Manipal K12@ ICT and Future Perspectives
January 2011

Manipal K12@ ICT and Future Perspectives

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Manipal K12@ ICT and Future Perspectives

Srikanth B Iyer, Director & COO, Manipal K-12 Education, shares with Yukti Pahwa, his views on futuristic infusion of ICT with education for innovative academic processes and bridging of gaps in providing quality education and access

“I remember a time when students and teachers had to make many trips to the library and find the right books for their homework and lesson plans. Now, with various Information and Communication Technologies (ICT) in the classroom and the computer lab, relevant information is just a click away. Technology has radically modified the way teachers teach and students learn. There is excitement among teachers and students alike to learn computer skills and be techno savvy.

ICT, when used effectively, can provide a platform for innovation in the academic process and bridge the gap caused due to various reasons. Often, its scope gets limited to setting up computer labs and providing repositories of information to schools. At Edurite, we understand that a good ICT solution is based on established learning approaches; it incorporates the perspectives of end users and is organically integrated into the school environment. Our DigiClass solution is specifically designed to encourage teachers to be mentors and facilitators and empower them with tools to nurture the spirit of learning in their students.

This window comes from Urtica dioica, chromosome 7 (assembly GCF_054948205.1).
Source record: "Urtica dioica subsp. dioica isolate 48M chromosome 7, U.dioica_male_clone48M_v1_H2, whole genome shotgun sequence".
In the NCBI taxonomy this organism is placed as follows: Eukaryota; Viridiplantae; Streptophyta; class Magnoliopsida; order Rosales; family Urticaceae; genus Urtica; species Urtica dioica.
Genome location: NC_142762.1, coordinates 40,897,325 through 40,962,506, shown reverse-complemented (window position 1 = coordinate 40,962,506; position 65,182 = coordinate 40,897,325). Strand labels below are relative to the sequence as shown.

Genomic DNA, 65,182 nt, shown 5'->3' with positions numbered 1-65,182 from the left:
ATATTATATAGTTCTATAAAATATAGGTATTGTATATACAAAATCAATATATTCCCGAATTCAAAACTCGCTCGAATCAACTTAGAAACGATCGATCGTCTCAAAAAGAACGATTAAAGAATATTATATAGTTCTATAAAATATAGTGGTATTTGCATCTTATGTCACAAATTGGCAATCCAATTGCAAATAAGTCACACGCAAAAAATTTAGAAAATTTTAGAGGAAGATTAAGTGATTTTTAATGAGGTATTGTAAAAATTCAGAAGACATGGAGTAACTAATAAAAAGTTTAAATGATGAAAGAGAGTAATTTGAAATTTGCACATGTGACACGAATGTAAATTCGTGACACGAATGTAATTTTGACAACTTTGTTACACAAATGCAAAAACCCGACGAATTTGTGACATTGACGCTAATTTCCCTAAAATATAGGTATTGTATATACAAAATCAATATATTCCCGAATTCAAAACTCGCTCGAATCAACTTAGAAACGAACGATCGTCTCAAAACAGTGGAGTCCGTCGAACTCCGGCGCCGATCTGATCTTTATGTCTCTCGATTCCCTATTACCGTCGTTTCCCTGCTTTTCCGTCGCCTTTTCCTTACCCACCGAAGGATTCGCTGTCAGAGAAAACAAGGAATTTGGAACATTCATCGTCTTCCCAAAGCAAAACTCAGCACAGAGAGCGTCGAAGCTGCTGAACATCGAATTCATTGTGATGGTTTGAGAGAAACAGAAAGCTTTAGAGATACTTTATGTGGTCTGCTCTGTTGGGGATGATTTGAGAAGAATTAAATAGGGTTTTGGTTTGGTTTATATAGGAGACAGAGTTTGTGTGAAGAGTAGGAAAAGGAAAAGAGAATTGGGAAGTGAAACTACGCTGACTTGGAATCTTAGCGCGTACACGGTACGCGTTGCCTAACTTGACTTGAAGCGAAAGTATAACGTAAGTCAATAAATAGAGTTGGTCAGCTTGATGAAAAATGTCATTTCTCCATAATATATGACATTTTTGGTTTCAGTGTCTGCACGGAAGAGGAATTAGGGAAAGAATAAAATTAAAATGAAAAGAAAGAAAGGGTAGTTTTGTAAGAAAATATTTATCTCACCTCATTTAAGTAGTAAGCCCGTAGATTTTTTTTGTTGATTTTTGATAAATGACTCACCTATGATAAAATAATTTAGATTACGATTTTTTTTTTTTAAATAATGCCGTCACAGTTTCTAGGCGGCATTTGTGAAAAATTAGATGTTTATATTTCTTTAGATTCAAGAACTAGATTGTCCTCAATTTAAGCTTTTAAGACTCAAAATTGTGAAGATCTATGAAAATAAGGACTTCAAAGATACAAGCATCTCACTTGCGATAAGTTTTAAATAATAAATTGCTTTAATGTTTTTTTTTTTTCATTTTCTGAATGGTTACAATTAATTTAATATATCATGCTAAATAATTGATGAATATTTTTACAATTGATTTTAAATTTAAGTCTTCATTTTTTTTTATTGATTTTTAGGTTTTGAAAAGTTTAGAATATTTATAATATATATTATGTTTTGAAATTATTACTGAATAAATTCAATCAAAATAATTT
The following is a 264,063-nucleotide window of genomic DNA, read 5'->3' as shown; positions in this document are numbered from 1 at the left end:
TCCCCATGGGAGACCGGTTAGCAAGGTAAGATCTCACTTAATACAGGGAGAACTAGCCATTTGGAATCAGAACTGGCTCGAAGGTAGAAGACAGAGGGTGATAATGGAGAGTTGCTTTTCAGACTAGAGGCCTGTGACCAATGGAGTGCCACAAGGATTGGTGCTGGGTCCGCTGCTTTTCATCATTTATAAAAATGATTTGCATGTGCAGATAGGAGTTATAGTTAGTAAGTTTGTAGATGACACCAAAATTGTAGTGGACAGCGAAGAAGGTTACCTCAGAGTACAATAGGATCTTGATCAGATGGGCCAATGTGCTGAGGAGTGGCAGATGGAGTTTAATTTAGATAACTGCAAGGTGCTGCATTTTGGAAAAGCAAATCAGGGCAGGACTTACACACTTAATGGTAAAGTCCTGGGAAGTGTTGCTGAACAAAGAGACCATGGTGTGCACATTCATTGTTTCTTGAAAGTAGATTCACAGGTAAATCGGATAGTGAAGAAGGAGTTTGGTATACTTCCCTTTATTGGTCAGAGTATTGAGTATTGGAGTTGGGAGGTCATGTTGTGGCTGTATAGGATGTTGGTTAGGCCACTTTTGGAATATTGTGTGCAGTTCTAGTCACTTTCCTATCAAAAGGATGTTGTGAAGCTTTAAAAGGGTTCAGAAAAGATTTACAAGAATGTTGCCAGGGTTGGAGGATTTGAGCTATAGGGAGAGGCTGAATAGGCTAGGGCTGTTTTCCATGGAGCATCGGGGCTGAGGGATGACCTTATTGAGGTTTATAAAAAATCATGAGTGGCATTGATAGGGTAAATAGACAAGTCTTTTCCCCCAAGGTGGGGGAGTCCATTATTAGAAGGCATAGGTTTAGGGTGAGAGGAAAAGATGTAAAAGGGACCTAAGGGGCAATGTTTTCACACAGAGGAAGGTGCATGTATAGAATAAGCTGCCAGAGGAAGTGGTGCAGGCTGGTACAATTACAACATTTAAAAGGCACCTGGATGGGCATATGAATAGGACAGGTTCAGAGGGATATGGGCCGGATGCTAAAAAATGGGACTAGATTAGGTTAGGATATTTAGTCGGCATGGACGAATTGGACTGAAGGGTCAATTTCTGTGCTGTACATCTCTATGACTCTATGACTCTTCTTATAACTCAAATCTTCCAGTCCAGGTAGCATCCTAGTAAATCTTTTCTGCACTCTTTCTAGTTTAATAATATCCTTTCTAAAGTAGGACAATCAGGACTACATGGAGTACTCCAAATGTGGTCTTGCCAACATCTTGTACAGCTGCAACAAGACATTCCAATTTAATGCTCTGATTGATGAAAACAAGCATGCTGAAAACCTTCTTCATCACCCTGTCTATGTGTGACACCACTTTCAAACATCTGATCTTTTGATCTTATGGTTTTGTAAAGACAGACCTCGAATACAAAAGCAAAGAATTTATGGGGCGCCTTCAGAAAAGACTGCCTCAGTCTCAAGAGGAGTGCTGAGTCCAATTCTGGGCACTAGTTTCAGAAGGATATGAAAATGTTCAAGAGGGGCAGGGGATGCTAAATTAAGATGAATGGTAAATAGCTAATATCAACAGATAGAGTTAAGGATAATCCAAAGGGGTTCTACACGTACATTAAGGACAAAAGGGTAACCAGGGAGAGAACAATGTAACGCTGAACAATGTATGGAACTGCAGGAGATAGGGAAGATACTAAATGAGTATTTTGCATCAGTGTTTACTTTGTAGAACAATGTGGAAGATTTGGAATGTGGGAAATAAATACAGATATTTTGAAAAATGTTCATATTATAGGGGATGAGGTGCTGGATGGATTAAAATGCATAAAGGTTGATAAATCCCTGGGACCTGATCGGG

Implementation of ICT requires significant financial and human resource investments, hence making it difficult to implement at schools in some of the impoverished regions of our country. A positive trend in the last decade is the emergence of many private and public initiatives that have attempted to disperse the benefits of ICT through numerous rural education initiatives. Edurite is also part of symbiotic partnerships with various state governments, multinational corporations and non-profit organisations, where we offer e-content expertise and teacher training programmes. Pan-India initiatives of this kind help build awareness and also enable rural schools to provide quality education.

The future of ICT in education is filled with endless possibilities. Comprehensive education and IT policies like CBSE's recent decision to make digital classrooms compulsory, greater focus on integrating ICT as a field of study into the curriculum, using it as a teaching aid, and entry of many private players in this sector will lead to overall improvement in the quality of education and development of the ICT industry.

Companies will need to focus on customising content, and by that I do not mean only digitising textbooks and adding multimedia objects for various syllabi. We will have to move beyond; professional content development teams with inputs from teachers and faculty will play a significant role in ensuring high quality instructional material that is learner centric, relevant, interactive and synergetic.

In addition to customised content, we need extensive training of personnel for effective usage. Teachers have to be taught how to integrate ICT into their day-to-day teaching approach and enhance classroom sessions.

With the entry of many private players in education, progressive government policies on education, support of the schools supervisors and administrators, and involvement of the final users in the design process, parents can rest easy as their child's education is in good hands.”

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